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French elections: Here's a look at the possible scenarios in the second round of voting

France's legislative elections propelled the far-right National Rally to a strong but not decisive lead in the first-round vote Sunday, polling agencies projected
France's legislative elections propelled the far-right National Rally to a strong but not decisive lead in the first-round vote Sunday, polling agencies projected Copyright Thomas Padilla/Copyright 2024 The AP. All rights reserved.
Copyright Thomas Padilla/Copyright 2024 The AP. All rights reserved.
By Sophia Khatsenkova
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The far-right National Rally led the first round of the French parliamentary elections last Sunday. But with another round to go, what are the options for the other blocs?

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With only a couple of days to go before the second round of the French parliamentary elections scheduled for 7 July, the National Rally’s opponents are scrambling to keep the far-right from obtaining an absolute majority in the National Assembly.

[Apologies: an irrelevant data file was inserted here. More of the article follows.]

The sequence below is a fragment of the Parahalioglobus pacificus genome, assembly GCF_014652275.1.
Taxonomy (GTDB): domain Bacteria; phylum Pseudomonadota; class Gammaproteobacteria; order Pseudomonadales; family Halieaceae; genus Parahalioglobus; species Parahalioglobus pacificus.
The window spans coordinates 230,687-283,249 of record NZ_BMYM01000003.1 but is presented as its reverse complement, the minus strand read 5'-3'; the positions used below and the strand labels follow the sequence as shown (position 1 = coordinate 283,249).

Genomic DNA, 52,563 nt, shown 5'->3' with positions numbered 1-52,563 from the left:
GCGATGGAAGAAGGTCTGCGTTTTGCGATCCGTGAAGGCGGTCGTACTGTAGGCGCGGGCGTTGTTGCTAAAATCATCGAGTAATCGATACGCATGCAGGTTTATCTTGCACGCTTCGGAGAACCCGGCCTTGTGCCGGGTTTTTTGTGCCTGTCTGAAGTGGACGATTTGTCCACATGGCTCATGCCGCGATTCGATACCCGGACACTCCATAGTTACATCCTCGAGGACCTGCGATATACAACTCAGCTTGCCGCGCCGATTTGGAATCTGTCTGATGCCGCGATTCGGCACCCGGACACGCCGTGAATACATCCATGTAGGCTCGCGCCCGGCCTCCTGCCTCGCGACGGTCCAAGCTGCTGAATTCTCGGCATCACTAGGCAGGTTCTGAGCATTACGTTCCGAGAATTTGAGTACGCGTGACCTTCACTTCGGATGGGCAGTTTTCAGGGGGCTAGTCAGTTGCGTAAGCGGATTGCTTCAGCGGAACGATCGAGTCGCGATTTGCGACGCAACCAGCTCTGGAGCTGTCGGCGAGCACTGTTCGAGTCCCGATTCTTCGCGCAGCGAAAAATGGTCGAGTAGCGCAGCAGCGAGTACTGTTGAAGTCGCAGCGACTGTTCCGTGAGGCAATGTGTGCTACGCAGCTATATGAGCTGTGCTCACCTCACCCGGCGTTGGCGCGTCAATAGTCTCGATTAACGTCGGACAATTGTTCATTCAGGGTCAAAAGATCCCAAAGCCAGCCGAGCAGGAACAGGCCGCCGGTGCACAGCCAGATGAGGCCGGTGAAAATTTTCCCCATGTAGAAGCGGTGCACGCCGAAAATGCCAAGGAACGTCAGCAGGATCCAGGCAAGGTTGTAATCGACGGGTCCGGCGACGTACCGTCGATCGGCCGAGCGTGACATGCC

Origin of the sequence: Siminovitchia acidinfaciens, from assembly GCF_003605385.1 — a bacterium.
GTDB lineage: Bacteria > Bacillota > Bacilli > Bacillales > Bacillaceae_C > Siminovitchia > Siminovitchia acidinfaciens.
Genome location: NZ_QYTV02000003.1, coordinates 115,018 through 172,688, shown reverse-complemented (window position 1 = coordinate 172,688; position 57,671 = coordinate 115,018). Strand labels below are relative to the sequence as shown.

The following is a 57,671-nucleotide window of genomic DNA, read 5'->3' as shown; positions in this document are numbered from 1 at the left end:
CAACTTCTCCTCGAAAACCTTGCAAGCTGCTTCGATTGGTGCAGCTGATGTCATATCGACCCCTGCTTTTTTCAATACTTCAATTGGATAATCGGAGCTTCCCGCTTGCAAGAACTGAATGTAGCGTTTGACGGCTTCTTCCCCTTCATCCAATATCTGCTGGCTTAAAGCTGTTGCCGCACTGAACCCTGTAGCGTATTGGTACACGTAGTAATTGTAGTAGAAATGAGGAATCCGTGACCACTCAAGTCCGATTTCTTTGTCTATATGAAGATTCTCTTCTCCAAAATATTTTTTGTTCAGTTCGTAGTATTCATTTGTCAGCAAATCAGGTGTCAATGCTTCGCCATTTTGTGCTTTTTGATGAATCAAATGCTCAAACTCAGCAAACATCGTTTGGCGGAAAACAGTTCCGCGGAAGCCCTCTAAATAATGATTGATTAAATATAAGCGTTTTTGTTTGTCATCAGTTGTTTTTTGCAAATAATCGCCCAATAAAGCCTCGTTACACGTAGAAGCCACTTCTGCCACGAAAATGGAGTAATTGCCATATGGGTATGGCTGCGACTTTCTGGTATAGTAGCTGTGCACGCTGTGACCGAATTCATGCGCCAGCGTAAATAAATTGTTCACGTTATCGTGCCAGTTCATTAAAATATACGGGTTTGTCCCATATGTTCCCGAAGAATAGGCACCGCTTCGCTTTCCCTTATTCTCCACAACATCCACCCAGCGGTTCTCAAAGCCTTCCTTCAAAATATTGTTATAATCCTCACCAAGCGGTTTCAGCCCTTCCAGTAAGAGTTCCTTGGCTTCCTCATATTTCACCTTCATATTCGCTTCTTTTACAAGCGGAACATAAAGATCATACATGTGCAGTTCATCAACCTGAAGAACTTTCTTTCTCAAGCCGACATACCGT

To do this, the left-wing coalition known as the New Popular Front (NFP) said it would withdraw its candidates in districts where they finished third to support other stronger candidates opposed to the National Rally (RN).

This tactic, known as the Front Républicain (the Republican Front), worked in the past when the far right was considered a political outcast. But will it have the same effect this time?

Euronews looked into what's at stake for the competing blocs and the potential outcomes before the second round of voting.

Mobilising voters will be key for the left-wing coalition

The left-wing coalition, which consists of the France Unbowed Party (LFI), Socialists, Greens, and Communists, will have to rely on tactical voting practices.

“The ad-hoc Republican Front is the key to the run-off round and will be decisive in whether the National Rally can get the absolute majority of seats,” said Philippe Marlière, professor of French politics at University College London in the UK.